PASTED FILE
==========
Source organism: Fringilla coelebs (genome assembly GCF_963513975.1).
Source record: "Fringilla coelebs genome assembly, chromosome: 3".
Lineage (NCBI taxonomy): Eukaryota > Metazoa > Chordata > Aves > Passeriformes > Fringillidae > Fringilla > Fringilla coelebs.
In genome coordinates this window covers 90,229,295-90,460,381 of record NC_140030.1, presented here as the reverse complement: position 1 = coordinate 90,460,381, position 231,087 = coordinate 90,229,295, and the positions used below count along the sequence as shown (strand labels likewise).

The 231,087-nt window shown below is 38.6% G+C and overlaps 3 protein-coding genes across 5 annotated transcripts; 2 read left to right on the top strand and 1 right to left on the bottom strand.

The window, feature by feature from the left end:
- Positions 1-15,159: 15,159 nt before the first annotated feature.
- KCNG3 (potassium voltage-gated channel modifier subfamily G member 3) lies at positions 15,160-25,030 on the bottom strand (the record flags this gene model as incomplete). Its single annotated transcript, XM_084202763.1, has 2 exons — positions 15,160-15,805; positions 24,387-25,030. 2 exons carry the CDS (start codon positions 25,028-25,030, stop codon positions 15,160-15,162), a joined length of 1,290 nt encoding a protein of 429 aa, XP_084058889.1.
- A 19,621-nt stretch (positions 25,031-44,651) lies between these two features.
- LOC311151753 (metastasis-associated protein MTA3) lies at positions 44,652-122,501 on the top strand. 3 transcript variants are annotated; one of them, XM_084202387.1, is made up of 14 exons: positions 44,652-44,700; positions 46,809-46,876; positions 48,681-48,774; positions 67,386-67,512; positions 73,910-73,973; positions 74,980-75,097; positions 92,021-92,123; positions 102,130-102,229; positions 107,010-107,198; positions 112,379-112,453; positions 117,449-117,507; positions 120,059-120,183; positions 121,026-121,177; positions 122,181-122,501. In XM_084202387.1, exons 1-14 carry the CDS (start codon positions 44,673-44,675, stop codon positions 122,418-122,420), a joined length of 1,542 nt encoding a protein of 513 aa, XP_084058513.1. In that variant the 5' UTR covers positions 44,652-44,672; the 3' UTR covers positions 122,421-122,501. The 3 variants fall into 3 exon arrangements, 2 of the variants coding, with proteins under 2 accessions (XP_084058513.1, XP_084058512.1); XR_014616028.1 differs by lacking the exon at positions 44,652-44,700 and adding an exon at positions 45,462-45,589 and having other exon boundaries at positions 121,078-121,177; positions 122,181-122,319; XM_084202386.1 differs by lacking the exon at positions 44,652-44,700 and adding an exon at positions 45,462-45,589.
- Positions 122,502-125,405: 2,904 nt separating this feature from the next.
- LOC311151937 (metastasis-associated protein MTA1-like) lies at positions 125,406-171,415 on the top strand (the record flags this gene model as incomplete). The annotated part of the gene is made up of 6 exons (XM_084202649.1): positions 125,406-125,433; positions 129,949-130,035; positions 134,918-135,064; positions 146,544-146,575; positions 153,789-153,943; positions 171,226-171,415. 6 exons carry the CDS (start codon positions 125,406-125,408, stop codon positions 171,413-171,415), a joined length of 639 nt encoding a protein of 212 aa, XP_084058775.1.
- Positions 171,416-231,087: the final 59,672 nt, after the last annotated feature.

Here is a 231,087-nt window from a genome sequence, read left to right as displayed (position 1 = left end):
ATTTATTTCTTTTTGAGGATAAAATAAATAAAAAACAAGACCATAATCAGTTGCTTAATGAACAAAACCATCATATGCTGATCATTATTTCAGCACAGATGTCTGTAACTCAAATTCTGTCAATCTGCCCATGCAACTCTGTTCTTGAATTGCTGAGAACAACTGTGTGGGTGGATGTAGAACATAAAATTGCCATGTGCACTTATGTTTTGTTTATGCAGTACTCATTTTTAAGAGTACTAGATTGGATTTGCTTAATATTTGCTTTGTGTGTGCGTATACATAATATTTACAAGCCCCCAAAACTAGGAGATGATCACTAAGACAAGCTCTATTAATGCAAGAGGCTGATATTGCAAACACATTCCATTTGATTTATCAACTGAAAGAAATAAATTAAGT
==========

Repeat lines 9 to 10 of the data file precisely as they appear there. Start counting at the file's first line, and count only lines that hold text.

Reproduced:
- A 19,621-nt stretch (positions 25,031-44,651) lies between these two features.
- LOC311151753 (metastasis-associated protein MTA3) lies at positions 44,652-122,501 on the top strand. 3 transcript variants are annotated; one of them, XM_084202387.1, is made up of 14 exons: positions 44,652-44,700; positions 46,809-46,876; positions 48,681-48,774; positions 67,386-67,512; positions 73,910-73,973; positions 74,980-75,097; positions 92,021-92,123; positions 102,130-102,229; positions 107,010-107,198; positions 112,379-112,453; positions 117,449-117,507; positions 120,059-120,183; positions 121,026-121,177; positions 122,181-122,501. In XM_084202387.1, exons 1-14 carry the CDS (start codon positions 44,673-44,675, stop codon positions 122,418-122,420), a joined length of 1,542 nt encoding a protein of 513 aa, XP_084058513.1. In that variant the 5' UTR covers positions 44,652-44,672; the 3' UTR covers positions 122,421-122,501. The 3 variants fall into 3 exon arrangements, 2 of the variants coding, with proteins under 2 accessions (XP_084058513.1, XP_084058512.1); XR_014616028.1 differs by lacking the exon at positions 44,652-44,700 and adding an exon at positions 45,462-45,589 and having other exon boundaries at positions 121,078-121,177; positions 122,181-122,319; XM_084202386.1 differs by lacking the exon at positions 44,652-44,700 and adding an exon at positions 45,462-45,589.